So picture this. Two thousand conference goers, editor and agent get togethers, two house guests, parties, booksignings, workshops, business meetings, a particularly noisy hotel and writers I hadn’t seen in years. Add this up and you get . . . exhaustion!
I just returned from the Romance Writers of America conference in Washington DC, and now that it’s over and my last guest is on her flight home, I’m assessing what I brought home with me, besides a handful of novels I received in my bag at registration.
First of all, a strong desire for a good night’s sleep. Second, pleasure at seeing friends I love. Third, some interesting state of the market “gossip.” Fourth, relief that editors are still buying books and readers are still reading them. I learned there’s an ever widening spectrum of “romantic” novels being published, from erotica to inspirational, with a strong dose of paranormal. Vampires are IN, but you knew that, right? Mr. Darcy is still, all these centuries later, everybody’s hero.
Just a side note? As usual I discovered that I am not setting trends. You will not find vampires or Mr. Darcy, in my non-erotic, non-inspirational (at least in the strictest sense) novels. Let me know if this bothers you, okay? But don’t expect it to change.
One trend that seems clear? Books are going to be shorter. Not only are attention spans narrower, paper shortages and shelf space dictate this. For instance an imprint where I cut my writing teeth, has dropped 25,000 words from its novels.
A good friend and I sat over tabouleh and hummus at lunch and tried to figure out how anyone could write the “same” kind of story we told in 25,000 additional words. My suggestion? A website with lists of basic information to go along with each book. For instance, when you, the reader, gets to the point where you need a description of the character, we, the authors, simply insert “Character D” in our text, then you go online and look up Character D at your leisure, so you can picture him or her and learn what you need most to know. We could even provide photographs, horoscopes, tributes from his/her mother and former romantic partners. The same idea would work beautifully for plot problems. Character D discovers she must overcome Problem K in order to work her way toward an important goal (Goal Q.)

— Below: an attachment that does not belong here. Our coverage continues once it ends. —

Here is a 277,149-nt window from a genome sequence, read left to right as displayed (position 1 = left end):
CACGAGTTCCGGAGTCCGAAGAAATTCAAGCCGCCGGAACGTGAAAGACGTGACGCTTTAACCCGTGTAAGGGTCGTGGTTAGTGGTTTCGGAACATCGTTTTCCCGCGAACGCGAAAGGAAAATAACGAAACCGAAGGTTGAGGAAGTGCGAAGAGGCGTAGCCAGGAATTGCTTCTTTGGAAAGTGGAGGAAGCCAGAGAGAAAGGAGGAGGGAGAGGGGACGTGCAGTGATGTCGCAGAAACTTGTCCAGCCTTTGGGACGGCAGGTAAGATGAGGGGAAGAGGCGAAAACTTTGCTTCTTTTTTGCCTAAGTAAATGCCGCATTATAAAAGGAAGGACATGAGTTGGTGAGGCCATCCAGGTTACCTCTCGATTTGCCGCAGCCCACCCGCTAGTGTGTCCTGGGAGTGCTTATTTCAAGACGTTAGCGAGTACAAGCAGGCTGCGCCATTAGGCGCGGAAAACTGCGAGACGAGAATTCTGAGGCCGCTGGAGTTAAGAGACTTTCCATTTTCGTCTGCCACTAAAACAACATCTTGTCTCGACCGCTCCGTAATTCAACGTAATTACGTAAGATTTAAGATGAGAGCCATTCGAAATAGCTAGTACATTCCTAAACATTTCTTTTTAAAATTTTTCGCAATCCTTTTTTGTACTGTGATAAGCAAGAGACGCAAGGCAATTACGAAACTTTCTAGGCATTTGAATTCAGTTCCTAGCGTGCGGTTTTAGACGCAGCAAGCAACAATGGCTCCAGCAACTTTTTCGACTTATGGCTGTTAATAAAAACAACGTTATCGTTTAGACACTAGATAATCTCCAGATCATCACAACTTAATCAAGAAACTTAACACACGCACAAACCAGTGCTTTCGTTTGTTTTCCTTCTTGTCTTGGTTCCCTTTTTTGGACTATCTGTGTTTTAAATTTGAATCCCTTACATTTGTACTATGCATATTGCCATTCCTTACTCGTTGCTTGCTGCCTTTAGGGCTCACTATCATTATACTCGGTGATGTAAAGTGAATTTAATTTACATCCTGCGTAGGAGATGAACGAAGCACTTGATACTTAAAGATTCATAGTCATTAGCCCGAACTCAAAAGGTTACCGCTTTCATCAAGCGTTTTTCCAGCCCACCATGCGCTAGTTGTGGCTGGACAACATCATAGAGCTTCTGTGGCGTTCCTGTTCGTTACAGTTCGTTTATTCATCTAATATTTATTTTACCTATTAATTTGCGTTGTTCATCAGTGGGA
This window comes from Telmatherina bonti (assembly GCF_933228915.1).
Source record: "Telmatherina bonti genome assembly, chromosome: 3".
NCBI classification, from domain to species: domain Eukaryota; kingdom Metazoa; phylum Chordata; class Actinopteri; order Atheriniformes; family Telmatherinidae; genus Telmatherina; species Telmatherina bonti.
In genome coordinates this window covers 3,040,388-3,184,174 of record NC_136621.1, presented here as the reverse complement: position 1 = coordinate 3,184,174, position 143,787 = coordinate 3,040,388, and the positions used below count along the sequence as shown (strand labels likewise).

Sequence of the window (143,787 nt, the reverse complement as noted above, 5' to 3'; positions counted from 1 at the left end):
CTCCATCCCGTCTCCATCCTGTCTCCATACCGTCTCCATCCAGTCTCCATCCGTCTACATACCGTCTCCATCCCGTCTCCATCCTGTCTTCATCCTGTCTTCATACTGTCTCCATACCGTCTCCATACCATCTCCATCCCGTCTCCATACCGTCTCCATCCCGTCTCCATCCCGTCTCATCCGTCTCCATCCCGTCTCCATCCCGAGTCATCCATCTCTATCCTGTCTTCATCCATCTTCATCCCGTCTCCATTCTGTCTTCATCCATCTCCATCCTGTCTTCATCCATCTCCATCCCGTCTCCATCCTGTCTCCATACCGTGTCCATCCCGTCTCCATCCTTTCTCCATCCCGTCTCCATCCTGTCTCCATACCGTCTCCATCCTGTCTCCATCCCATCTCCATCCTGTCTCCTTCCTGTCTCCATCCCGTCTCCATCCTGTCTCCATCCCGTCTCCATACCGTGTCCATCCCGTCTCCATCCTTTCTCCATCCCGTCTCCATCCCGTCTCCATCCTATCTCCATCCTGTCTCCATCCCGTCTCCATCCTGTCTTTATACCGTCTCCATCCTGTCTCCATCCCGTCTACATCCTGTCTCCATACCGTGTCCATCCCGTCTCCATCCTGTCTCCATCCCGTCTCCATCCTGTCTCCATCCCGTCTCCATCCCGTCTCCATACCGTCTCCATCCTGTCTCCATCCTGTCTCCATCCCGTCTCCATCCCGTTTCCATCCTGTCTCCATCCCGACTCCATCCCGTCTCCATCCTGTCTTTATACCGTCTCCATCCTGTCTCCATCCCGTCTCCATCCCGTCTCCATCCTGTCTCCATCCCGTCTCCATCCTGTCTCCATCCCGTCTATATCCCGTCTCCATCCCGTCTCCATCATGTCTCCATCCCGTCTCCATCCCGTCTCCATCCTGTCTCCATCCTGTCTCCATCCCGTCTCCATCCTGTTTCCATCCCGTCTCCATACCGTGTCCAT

Of course I’m only teasing. But only just. Because reading online and paperless (ebooks) are no longer ideas for the future. I have a Sony eReader and use it frequently. And, of course, without paper and shelf space to worry about, books can be as long as they need to be, if you, the reader, is willing to plow through them.
When did I realize that these changes were well and truly here, and the conference I’d attended for more than a decade would never be the same again? I knew for certain when this year, instead of a two inch thick packet of workshop handouts–the norm at previous conferences–we received a flash drive. The flash drive is the size of my thumb. And it holds the secrets of the conference universe.
Are you ready for the changes that are already here? While you’re trying to answer that, just don’t forget the good news. There are thousands of publishing professionals devoted to bringing you the books you most want to read, no matter the format in which you read them. Some things may change. Trends come and go. But stories that entertain and enlighten? They are a given. You can count on that.